Thanks guys Luckily I was able to speak to an old work colleague today, who's son has a history of smearing. She gave me lots of good tips about sensory aspects, so fingers crossed. Just need to track down some cheap lino now!! I have always ignored it because generally speaking if Matt knows he can get a rise off me by doing something it will be regularly repeated. I.E. he spent two years repeatedly tipping his food and drinks directly onto the floor at every meal, cos I must have stupidly lost the head at some point. He kicks the dog and hits his brother for the same reason. So I ignored it because I didnt want it repeated. His general pattern always has been he has done it for a few weeks and then its gone again. But it seems to be increasing rather than decreasing now. Leanne, he made absolutely no reaction at all to the entire room of toys getting tipped into the wheelie bin! He has said sorry, but I really dont think he has any idea that he shouldnt do it. My friend suggested he likes the touch and smell, so we are going shopping next week to find some poo substitutes to strategically place in his room and he will hopefully smear everything with them instead! I could cope with body butter far better than poo! Apparently he also told my mum that he tried eating it, but it tasted disgusting! He is definitely MENTAL!!! Or I will be soon if this keeps up.
  • Leanne's picture
    Hi Demi, My eldest likes seeing me upset too and it is incredibly hard to remain emotionless but I am getting better and better at it Smile Hawkins Bizarre have some really cool icky slimy stuff that my boys .. especially my NT one who used to smear .. loves. Do you think your son would respond to a shopping trip to buy lots of slimy horrible things in return for not smearing.. maybe you could do a chart, after purchasing the stuff with him, 2 days of not smearing = 1 slimy thing so he knows what he is aiming for. Leanne - Community Champion
    Leanne
  • Katrien's picture
    Hi, we went through a terrible time with our Leon(5) last year. He used to smear sometimes 4 times a day. He didn't want to poo on wC and didn't like it in the nappy either. Over the summer he would hide in the garden to poo and decorate the shed wall with the stuff. Every time we had to clean him up and down. Sometimes he would do the same in the house. He was very clever and waited for that moment everyone is rushing round and not watching him and was very quick. Eventually, he started going on the toilet and it seemed the smearing was a transition period? He now takes the initiative a lot of the times to do his business on the toilet but doesn't sit, he squats but it seems a lot better than before.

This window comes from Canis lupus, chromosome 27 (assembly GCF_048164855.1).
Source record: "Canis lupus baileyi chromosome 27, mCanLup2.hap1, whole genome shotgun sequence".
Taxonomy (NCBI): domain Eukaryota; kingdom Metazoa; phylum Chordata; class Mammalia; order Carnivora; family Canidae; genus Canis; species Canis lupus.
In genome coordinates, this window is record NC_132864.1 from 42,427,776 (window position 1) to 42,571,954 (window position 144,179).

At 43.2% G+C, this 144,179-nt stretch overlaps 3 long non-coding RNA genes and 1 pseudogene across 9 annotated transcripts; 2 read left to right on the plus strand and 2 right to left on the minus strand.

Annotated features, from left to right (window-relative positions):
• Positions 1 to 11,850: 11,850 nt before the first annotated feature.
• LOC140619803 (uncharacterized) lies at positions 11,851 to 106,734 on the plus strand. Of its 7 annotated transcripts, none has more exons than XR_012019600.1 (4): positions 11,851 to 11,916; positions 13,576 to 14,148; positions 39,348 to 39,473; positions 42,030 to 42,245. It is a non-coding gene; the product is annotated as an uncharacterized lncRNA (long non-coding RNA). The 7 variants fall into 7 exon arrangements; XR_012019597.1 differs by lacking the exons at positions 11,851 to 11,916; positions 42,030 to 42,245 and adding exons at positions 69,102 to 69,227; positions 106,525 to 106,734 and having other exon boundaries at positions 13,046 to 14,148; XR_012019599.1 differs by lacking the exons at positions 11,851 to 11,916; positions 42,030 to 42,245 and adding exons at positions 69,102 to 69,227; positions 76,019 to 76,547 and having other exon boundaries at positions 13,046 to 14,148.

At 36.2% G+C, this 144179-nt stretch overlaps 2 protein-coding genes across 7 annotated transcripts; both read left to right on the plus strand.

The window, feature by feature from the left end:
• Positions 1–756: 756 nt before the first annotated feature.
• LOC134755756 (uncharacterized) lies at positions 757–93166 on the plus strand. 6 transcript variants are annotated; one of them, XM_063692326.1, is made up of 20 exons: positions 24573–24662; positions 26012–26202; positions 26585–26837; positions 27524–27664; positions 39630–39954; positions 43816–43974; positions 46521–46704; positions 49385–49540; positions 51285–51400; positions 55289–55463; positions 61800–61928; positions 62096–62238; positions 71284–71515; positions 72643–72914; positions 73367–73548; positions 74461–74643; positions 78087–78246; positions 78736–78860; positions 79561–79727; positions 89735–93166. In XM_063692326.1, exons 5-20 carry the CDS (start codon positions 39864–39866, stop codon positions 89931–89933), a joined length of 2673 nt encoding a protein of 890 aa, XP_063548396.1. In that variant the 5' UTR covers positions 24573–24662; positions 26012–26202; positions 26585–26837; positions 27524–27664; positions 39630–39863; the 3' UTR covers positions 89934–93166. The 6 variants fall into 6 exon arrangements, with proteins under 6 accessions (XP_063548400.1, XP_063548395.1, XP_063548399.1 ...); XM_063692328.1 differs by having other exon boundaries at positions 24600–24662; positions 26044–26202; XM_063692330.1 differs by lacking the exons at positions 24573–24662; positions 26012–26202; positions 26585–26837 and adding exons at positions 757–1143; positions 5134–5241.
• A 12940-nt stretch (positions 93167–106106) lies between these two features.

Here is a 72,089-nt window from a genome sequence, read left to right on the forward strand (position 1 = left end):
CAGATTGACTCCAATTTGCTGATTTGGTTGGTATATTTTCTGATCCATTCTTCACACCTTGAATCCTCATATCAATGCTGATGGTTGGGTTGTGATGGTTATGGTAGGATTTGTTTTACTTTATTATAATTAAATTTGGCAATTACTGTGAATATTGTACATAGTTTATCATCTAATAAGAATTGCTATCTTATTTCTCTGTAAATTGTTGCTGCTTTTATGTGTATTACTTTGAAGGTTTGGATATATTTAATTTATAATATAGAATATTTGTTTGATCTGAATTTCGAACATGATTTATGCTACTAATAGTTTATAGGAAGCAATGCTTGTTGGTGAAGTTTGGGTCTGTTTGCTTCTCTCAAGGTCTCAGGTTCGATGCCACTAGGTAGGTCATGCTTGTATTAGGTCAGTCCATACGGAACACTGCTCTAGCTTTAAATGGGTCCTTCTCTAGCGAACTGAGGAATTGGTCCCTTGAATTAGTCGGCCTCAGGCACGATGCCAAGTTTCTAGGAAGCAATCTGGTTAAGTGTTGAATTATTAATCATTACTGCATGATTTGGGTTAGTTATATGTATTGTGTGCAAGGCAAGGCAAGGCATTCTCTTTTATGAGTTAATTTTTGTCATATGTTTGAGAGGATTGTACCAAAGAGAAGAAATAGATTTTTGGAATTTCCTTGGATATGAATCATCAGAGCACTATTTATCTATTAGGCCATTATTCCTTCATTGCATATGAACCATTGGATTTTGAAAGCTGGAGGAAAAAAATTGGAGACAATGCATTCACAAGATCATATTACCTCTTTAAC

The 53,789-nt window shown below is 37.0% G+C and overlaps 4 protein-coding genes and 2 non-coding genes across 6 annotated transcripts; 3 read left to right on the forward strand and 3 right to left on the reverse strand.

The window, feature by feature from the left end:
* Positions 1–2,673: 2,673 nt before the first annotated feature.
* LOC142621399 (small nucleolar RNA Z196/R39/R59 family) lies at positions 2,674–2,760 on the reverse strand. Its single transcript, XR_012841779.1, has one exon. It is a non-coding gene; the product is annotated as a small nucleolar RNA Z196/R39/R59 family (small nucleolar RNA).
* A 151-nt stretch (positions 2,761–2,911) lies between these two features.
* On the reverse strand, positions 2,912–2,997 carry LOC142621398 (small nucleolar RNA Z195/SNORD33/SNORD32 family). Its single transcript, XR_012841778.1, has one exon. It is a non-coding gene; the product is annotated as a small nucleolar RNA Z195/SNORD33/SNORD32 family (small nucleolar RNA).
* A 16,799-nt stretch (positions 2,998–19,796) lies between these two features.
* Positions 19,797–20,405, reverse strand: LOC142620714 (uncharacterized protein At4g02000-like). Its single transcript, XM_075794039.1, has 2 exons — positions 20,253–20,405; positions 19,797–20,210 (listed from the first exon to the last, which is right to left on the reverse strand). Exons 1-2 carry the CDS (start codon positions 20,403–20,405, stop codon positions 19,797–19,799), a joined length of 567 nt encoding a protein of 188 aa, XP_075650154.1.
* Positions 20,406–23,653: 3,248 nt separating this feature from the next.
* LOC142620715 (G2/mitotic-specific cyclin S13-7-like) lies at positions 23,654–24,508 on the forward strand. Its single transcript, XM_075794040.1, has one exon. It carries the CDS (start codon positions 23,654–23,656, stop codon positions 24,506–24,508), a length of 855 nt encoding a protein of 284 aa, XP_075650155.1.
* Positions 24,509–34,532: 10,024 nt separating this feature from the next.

• demipowell's picture

    Hi Katrien

    Nice to "meet you".  I dont think i;ve heard about Leon before.  I love the name.  Interestingly Matt's friend at school is called Leon! 

    I'm holding breath at the moment because Matt seems not to be smearing.  he still occassionaly soils himself in an attempt to get out of something he doesnt want to do, or if he has been disciplined, but he's not smearing it when he does.  However I am taking nothing for granted and still putting lino on his bedroom floor!

    Demi

  • bumblebee's picture

    HI Demi,

    I found this blog written by Donna Williams. Donna has autism and is also an author of some really good books. I thought you may find this interesting as its her ideas on the reasons for 'smearing' and children who have habbits and fixations with feces.  

     'The simplistic assumption that poo smearers are just stimming, or having sensory fixations with the texture, smell, taste, overlooks the emotional gratification of being boss, having control, keeping the unwanted behaviors as one's own sen...se of power/territory. It overlooks powerful motivators like addiction to routine and addictive investment of identity in routine once feces related routines are entrenched.

    These are then habit, and habits have associated emotional/identity rewards, as linked to biochemistry reinforcements as any amount of smell, texture, taste. We also eat foods that have EMOTIONAL associations, habits, routines, familiar packaging, even if the food is actually not otherwise 'our thing'. Compulsion versus want, patterning and habit and addiction and identification versus what might emerge as one's actual want if not driven by habit, compulsion, identification. Illustrating the point, if YOU dished up a feces sandwich for an otherwise fussy eater who also happened to be a feces eater, do you think they'd actually want it if it were YOUR decision they eat it?'

    Claire - Community Champion

    Claire
  • JosieB's picture

    Hi Demi

    Just popped in to see how you were getting on ... havent seen you around for a while.   

    Josie - Community Champion

    Josie - Community Champion
  • bmehboob's picture

    Hi, my 5 year old currently smears and no matter how many times we stick him on the toilet he just does not want to go no.2 (or no.1).

     

    Is there any tips etc out there? Running out of ideas!